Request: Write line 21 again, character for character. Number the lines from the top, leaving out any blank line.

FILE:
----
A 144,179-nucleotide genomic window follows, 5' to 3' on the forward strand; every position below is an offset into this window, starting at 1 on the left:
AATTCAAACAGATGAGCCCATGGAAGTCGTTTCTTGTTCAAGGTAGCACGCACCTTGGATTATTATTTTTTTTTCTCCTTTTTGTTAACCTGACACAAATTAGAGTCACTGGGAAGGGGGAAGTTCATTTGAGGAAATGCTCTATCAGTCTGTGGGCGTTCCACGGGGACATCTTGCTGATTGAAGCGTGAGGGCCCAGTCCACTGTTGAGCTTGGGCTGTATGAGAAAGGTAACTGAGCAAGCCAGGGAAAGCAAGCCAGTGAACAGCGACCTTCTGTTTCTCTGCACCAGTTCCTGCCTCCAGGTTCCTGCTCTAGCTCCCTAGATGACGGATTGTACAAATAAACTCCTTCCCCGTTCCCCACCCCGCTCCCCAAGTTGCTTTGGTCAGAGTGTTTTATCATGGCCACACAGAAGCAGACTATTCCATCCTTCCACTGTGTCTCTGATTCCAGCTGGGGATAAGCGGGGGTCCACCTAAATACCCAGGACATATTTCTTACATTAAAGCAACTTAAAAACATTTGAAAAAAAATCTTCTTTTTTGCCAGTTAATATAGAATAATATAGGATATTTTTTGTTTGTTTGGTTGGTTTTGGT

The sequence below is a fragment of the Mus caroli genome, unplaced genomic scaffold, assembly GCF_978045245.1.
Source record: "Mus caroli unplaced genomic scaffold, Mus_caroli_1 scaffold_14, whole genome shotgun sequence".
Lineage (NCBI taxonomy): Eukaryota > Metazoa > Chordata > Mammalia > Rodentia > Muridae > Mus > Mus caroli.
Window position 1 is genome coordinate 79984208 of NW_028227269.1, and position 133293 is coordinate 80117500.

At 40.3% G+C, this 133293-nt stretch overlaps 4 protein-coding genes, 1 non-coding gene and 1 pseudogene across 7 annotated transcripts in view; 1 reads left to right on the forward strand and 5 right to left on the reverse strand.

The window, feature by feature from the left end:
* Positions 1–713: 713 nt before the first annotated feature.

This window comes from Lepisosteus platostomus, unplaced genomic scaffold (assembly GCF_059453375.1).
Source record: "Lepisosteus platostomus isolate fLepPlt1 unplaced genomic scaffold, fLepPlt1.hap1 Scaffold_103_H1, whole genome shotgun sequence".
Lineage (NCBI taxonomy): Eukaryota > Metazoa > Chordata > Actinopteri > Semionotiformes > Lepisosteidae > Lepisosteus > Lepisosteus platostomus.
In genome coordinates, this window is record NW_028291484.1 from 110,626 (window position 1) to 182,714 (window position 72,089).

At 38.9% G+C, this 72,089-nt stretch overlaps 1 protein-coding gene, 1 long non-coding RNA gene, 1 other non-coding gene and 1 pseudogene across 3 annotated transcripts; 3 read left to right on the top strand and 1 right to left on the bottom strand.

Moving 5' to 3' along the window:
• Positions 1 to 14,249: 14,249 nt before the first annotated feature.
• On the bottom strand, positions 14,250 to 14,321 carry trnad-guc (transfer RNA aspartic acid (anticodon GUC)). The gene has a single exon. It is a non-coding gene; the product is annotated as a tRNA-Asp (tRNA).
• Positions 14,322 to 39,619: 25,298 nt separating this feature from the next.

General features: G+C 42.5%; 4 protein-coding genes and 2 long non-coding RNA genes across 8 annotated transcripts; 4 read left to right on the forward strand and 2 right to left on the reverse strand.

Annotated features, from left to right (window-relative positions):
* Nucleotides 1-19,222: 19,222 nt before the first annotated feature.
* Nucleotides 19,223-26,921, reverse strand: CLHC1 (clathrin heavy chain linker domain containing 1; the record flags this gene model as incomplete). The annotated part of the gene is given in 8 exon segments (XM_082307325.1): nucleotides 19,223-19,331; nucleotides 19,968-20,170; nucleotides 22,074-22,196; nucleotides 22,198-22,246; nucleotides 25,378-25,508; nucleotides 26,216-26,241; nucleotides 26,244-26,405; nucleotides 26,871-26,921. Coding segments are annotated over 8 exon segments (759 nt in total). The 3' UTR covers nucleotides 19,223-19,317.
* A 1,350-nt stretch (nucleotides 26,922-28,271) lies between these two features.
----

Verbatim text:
* Nucleotides 1-19,222: 19,222 nt before the first annotated feature.